In case, return is not filed by the prescribed date, then benefit of accumulation under Section 11(2) of Income Tax Act will not be available. Section 11 provides for several exemptions and benefits to the Trusts which do not undertake any commercial activity or any activity for the profit gain.
Important Points to Consider while Income Tax Return Filing for Trust
The points to consider while Income Tax Return Filing for Trust are as follows-
- The most important point of consideration is to examine whether the trust has been established, in accordance with law.
- The Trust or institution has been established or formed with proper Constitution and Rules.
- To examine whether the objectives of the Trust is for Charitable or religious purposes only and if the gross receipts from the activities mentioned under Section 2(15) of Income Tax Act, is more than Rs.25 lakhs, then it is not to be considered for charitable or religious purposes.
- To examine whether the Trust has been formed solely for the benefit of public or ecosystem, and that it is not been formed for the benefit of ‘specified person’ or some particular religious community or caste.
- To examine whether the use of or application of income draws a list of the authors of the trust, substantial contributors of the trust and managers of the institution and also, all the transactions of the trust had been transacted with the ‘specified person’ so as to come within the net of provisions of Section 13(2) of Income Tax Act.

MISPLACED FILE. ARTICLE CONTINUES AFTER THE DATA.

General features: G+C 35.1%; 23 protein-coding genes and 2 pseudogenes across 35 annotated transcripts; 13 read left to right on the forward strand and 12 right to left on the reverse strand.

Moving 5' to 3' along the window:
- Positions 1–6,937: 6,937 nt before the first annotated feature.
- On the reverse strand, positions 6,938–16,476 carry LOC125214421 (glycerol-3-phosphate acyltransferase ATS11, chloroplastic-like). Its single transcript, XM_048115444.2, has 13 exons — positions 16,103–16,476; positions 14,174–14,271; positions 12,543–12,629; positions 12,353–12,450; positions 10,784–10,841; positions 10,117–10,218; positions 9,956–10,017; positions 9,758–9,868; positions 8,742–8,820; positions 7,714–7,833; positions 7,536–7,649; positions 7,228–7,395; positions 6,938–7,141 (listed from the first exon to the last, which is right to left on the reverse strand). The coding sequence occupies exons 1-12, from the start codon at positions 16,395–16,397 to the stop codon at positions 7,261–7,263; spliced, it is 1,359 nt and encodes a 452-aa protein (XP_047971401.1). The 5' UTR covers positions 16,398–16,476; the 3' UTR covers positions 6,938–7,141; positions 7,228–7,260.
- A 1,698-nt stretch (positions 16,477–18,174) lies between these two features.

- To examine whether the trust has applied for registration in Form No. 1 OA in accordance with the provision of Income- Tax Act.
- To examine whether the 85% of the income of the trust has been applied to its objects in the previous year.
- To examine whether there are any donations in the nature of anonymous donations and its application on the income of the trust.
- To examine whether the return of income has been filed under Section 139(4A) of Income Tax Act in the prescribed Form ITR-7 and exemption from tax has been claimed under Section 11.
The Charitable and Religious Trust has been formed to provide help or assist in the development of the country, public, ecosystem, monuments, etc. They are assisting or helping in every possible way so as to eradicate all the deficiency or poverty which is in our country. These institutions have been helping from past several years and without any government help. They are self-reliant and independent. They are providing help from the donations that they received from any individual, some institutions or some leading name. Besides that, they are not getting any financial help from any other sources.
But from some past years, it has been found out by Government that some trusts have been formed, which are not providing any benefits to the public, rather they are created for economic gains in the disguise of social service and are eligible for Income Tax Return Filing for Trust. So to curb these, Taxation Laws have evolved over a period of time. The very rationale of providing tax incentives and exemptions to these trusts is to encourage them to render public service and development of the society, rather than to accumulate tax-free wealth in the name of social service.